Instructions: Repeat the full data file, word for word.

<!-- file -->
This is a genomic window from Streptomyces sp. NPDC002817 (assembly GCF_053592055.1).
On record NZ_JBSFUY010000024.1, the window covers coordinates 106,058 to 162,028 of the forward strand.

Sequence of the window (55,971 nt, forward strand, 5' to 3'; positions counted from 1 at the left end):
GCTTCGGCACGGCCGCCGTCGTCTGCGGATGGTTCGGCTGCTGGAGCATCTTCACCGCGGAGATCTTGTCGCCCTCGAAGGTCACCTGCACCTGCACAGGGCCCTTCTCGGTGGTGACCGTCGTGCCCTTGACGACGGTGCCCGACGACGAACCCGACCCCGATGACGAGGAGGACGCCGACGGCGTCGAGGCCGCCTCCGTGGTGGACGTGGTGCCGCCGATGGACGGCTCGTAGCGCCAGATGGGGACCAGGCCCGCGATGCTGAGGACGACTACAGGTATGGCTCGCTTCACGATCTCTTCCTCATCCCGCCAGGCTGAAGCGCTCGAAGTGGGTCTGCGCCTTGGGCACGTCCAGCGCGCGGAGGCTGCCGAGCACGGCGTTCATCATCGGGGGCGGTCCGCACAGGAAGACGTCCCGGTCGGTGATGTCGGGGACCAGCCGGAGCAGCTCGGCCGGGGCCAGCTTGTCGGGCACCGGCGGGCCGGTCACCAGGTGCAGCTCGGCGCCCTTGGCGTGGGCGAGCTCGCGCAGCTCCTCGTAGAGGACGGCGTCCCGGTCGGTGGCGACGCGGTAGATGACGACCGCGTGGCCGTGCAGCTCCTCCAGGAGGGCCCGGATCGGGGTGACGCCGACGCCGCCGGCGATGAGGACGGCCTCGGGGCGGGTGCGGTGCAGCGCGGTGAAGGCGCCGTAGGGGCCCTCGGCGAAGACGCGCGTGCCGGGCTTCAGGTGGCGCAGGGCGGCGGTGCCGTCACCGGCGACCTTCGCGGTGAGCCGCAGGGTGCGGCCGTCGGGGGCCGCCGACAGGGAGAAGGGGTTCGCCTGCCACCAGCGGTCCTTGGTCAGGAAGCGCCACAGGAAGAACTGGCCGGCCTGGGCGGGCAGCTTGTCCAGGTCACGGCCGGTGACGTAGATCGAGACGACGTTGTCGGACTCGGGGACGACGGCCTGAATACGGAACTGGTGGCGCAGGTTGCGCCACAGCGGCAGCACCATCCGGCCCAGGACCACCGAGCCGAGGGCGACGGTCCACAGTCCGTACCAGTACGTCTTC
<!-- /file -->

This is a genomic window from Streptomyces sp. NPDC002817 (assembly GCF_053592055.1).
On record NZ_JBSFUY010000024.1, the window covers coordinates 106,058 to 162,028 of the forward strand.

Sequence of the window (55,971 nt, forward strand, 5' to 3'; positions counted from 1 at the left end):
GCTTCGGCACGGCCGCCGTCGTCTGCGGATGGTTCGGCTGCTGGAGCATCTTCACCGCGGAGATCTTGTCGCCCTCGAAGGTCACCTGCACCTGCACAGGGCCCTTCTCGGTGGTGACCGTCGTGCCCTTGACGACGGTGCCCGACGACGAACCCGACCCCGATGACGAGGAGGACGCCGACGGCGTCGAGGCCGCCTCCGTGGTGGACGTGGTGCCGCCGATGGACGGCTCGTAGCGCCAGATGGGGACCAGGCCCGCGATGCTGAGGACGACTACAGGTATGGCTCGCTTCACGATCTCTTCCTCATCCCGCCAGGCTGAAGCGCTCGAAGTGGGTCTGCGCCTTGGGCACGTCCAGCGCGCGGAGGCTGCCGAGCACGGCGTTCATCATCGGGGGCGGTCCGCACAGGAAGACGTCCCGGTCGGTGATGTCGGGGACCAGCCGGAGCAGCTCGGCCGGGGCCAGCTTGTCGGGCACCGGCGGGCCGGTCACCAGGTGCAGCTCGGCGCCCTTGGCGTGGGCGAGCTCGCGCAGCTCCTCGTAGAGGACGGCGTCCCGGTCGGTGGCGACGCGGTAGATGACGACCGCGTGGCCGTGCAGCTCCTCCAGGAGGGCCCGGATCGGGGTGACGCCGACGCCGCCGGCGATGAGGACGGCCTCGGGGCGGGTGCGGTGCAGCGCGGTGAAGGCGCCGTAGGGGCCCTCGGCGAAGACGCGCGTGCCGGGCTTCAGGTGGCGCAGGGCGGCGGTGCCGTCACCGGCGACCTTCGCGGTGAGCCGCAGGGTGCGGCCGTCGGGGGCCGCCGACAGGGAGAAGGGGTTCGCCTGCCACCAGCGGTCCTTGGTCAGGAAGCGCCACAGGAAGAACTGGCCGGCCTGGGCGGGCAGCTTGTCCAGGTCACGGCCGGTGACGTAGATCGAGACGACGTTGTCGGACTCGGGGACGACGGCCTGAATACGGAACTGGTGGCGCAGGTTGCGCCACAGCGGCAGCACCATCCGGCCCAGGACCACCGAGCCGAGGGCGACGGTCCACAGTCCGTACCAGTACGTCTTC